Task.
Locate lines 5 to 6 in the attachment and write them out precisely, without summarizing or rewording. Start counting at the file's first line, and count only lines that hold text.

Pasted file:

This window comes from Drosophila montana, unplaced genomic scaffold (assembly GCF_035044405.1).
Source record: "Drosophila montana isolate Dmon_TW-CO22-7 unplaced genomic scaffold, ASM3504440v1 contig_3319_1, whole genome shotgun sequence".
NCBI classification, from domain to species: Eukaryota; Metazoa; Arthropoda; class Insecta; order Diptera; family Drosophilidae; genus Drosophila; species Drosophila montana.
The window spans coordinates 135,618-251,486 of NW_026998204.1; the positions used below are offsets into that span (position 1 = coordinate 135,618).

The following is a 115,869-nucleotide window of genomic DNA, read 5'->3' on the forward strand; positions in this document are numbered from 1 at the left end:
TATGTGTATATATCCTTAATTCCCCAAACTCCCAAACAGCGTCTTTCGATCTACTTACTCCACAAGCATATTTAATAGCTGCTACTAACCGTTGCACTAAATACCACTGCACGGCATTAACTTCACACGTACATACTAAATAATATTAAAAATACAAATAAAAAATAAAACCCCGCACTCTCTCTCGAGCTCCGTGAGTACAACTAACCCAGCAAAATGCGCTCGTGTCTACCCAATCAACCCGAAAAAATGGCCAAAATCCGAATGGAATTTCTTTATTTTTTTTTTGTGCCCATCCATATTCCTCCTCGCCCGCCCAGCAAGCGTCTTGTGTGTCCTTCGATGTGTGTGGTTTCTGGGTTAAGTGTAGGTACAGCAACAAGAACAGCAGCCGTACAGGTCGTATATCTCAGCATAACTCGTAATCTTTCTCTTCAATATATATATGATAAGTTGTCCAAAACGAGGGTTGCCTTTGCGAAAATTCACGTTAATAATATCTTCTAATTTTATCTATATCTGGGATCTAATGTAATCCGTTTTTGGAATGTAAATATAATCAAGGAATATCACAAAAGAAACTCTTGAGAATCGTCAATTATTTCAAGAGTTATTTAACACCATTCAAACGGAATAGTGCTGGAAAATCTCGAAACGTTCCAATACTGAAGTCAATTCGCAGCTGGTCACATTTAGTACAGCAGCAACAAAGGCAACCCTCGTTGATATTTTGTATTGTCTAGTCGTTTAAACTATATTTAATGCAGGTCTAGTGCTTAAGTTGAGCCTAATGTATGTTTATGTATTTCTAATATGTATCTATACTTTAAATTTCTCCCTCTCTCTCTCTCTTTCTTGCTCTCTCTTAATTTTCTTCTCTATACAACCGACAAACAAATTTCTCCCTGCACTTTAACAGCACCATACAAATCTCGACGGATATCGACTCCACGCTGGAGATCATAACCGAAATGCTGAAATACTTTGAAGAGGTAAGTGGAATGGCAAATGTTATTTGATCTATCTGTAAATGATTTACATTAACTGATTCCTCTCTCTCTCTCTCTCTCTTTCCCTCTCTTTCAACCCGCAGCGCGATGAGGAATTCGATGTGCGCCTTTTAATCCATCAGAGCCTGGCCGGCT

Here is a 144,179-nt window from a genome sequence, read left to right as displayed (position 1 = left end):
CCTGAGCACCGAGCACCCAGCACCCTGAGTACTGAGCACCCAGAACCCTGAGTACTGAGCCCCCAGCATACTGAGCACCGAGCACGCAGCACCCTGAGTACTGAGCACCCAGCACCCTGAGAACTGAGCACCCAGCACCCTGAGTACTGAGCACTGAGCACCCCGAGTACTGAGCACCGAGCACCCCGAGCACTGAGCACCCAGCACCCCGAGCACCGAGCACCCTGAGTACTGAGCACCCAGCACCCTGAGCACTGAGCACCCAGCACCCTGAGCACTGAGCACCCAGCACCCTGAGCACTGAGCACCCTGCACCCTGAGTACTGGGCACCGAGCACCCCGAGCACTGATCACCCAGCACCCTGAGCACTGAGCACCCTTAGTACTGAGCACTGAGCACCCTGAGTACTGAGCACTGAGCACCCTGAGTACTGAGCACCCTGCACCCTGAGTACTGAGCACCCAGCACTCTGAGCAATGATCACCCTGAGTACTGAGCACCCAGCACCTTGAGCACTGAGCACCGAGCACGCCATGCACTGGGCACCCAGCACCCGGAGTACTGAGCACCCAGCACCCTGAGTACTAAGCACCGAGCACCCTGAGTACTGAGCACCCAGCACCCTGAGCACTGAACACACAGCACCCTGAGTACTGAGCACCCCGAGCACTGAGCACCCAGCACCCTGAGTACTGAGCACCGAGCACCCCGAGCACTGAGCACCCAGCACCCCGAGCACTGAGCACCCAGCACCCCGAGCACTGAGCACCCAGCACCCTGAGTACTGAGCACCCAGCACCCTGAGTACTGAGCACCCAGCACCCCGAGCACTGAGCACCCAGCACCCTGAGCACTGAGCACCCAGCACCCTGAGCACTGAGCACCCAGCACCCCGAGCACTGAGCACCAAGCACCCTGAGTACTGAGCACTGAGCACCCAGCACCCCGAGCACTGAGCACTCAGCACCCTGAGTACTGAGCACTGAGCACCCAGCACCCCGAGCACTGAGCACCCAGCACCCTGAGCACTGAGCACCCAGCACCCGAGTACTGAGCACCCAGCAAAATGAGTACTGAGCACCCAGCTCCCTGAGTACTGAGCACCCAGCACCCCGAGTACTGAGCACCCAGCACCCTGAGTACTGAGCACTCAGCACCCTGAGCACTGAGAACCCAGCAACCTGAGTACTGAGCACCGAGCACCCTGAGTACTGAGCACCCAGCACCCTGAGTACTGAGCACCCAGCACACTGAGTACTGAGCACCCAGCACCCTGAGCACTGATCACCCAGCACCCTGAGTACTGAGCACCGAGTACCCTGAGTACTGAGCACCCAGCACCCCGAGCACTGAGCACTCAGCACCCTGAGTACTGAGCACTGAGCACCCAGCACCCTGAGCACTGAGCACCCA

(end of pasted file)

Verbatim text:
The following is a 115,869-nucleotide window of genomic DNA, read 5'->3' on the forward strand; positions in this document are numbered from 1 at the left end:
TATGTGTATATATCCTTAATTCCCCAAACTCCCAAACAGCGTCTTTCGATCTACTTACTCCACAAGCATATTTAATAGCTGCTACTAACCGTTGCACTAAATACCACTGCACGGCATTAACTTCACACGTACATACTAAATAATATTAAAAATACAAATAAAAAATAAAACCCCGCACTCTCTCTCGAGCTCCGTGAGTACAACTAACCCAGCAAAATGCGCTCGTGTCTACCCAATCAACCCGAAAAAATGGCCAAAATCCGAATGGAATTTCTTTATTTTTTTTTTGTGCCCATCCATATTCCTCCTCGCCCGCCCAGCAAGCGTCTTGTGTGTCCTTCGATGTGTGTGGTTTCTGGGTTAAGTGTAGGTACAGCAACAAGAACAGCAGCCGTACAGGTCGTATATCTCAGCATAACTCGTAATCTTTCTCTTCAATATATATATGATAAGTTGTCCAAAACGAGGGTTGCCTTTGCGAAAATTCACGTTAATAATATCTTCTAATTTTATCTATATCTGGGATCTAATGTAATCCGTTTTTGGAATGTAAATATAATCAAGGAATATCACAAAAGAAACTCTTGAGAATCGTCAATTATTTCAAGAGTTATTTAACACCATTCAAACGGAATAGTGCTGGAAAATCTCGAAACGTTCCAATACTGAAGTCAATTCGCAGCTGGTCACATTTAGTACAGCAGCAACAAAGGCAACCCTCGTTGATATTTTGTATTGTCTAGTCGTTTAAACTATATTTAATGCAGGTCTAGTGCTTAAGTTGAGCCTAATGTATGTTTATGTATTTCTAATATGTATCTATACTTTAAATTTCTCCCTCTCTCTCTCTCTTTCTTGCTCTCTCTTAATTTTCTTCTCTATACAACCGACAAACAAATTTCTCCCTGCACTTTAACAGCACCATACAAATCTCGACGGATATCGACTCCACGCTGGAGATCATAACCGAAATGCTGAAATACTTTGAAGAGGTAAGTGGAATGGCAAATGTTATTTGATCTATCTGTAAATGATTTACATTAACTGATTCCTCTCTCTCTCTCTCTCTCTTTCCCTCTCTTTCAACCCGCAGCGCGATGAGGAATTCGATGTGCGCCTTTTAATCCATCAGAGCCTGGCCGGCT